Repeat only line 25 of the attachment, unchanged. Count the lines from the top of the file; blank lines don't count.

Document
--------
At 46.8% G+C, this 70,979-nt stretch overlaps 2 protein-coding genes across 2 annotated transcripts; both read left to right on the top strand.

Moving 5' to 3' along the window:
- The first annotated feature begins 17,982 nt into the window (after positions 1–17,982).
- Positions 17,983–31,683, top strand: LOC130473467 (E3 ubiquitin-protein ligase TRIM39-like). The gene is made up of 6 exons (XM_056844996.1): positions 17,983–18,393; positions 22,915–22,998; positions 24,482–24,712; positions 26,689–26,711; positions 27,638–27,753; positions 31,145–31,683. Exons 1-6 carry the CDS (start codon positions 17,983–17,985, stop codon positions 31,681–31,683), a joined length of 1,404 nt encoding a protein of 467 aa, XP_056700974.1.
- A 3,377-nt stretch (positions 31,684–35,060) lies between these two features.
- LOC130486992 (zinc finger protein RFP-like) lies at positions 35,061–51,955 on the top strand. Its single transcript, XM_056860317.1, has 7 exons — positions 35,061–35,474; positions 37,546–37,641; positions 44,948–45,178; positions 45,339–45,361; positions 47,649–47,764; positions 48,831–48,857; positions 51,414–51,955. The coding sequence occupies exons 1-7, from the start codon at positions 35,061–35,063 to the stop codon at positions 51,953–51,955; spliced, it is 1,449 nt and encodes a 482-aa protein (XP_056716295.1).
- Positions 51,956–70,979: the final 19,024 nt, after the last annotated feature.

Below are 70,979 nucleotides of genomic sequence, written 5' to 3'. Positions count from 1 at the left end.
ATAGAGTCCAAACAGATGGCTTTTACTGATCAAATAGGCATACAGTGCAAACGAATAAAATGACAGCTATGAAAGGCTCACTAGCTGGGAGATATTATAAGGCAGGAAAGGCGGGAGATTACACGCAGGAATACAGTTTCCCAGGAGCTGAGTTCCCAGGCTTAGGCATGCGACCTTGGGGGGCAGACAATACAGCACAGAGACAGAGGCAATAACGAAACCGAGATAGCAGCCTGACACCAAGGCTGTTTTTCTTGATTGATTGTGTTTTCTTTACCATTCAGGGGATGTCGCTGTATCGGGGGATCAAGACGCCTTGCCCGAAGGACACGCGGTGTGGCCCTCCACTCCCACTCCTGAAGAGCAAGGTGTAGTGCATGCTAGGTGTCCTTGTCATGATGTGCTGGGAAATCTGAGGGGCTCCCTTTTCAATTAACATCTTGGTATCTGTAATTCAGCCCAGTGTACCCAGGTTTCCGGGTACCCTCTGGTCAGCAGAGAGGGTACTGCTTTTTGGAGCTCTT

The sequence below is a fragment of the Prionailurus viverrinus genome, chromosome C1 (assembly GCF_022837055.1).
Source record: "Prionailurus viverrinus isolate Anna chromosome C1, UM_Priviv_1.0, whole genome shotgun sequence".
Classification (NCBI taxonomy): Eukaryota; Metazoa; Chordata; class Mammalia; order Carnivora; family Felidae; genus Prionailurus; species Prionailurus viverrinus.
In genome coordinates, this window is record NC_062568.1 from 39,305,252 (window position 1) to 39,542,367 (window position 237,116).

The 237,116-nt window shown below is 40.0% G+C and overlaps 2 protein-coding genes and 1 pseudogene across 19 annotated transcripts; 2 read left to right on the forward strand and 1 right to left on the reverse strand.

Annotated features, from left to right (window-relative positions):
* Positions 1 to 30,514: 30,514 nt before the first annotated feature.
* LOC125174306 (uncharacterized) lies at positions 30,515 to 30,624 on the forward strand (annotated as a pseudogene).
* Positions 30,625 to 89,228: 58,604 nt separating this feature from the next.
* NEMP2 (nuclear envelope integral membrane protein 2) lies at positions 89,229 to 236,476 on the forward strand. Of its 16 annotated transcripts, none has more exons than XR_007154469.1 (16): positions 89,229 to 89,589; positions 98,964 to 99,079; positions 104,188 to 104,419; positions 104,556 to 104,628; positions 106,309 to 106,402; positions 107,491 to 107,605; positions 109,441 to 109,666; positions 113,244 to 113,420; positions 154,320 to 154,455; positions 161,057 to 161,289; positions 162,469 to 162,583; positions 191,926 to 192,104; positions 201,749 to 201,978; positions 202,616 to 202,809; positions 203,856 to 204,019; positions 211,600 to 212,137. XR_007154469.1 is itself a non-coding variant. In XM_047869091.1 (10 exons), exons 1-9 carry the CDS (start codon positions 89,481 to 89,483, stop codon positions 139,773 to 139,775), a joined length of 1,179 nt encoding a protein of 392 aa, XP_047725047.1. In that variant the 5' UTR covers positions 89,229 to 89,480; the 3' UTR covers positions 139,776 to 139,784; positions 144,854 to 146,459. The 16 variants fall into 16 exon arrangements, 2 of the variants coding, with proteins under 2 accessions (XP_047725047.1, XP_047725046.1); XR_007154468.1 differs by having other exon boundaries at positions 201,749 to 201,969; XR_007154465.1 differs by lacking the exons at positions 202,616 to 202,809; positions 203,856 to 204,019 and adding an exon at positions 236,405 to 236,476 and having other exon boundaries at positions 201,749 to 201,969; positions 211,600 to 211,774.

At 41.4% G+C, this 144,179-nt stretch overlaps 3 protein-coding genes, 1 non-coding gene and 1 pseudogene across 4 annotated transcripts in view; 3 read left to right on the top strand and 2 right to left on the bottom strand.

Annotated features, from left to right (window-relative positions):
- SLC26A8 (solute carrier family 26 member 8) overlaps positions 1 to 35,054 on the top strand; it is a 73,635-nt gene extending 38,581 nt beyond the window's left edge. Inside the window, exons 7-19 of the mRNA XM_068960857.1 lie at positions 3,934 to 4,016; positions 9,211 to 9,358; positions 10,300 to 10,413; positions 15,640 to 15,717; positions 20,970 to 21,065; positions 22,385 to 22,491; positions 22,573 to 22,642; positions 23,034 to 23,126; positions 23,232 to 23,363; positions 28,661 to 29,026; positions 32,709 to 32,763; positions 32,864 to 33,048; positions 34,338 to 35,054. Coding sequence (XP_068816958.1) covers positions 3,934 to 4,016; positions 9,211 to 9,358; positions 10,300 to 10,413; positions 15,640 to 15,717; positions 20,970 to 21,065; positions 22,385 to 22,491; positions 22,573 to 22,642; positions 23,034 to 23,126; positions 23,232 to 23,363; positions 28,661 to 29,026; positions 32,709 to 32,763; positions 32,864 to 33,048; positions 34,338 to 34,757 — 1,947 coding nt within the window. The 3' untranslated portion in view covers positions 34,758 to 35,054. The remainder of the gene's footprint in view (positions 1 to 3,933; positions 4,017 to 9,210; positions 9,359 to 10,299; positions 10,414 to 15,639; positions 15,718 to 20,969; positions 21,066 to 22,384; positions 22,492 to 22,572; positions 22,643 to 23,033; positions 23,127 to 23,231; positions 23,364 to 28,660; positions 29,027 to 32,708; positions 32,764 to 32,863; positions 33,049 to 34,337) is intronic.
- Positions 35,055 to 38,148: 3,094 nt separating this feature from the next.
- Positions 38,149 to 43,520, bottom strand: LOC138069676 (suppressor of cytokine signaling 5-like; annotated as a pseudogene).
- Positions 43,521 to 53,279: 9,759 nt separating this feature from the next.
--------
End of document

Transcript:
- Positions 43,521 to 53,279: 9,759 nt separating this feature from the next.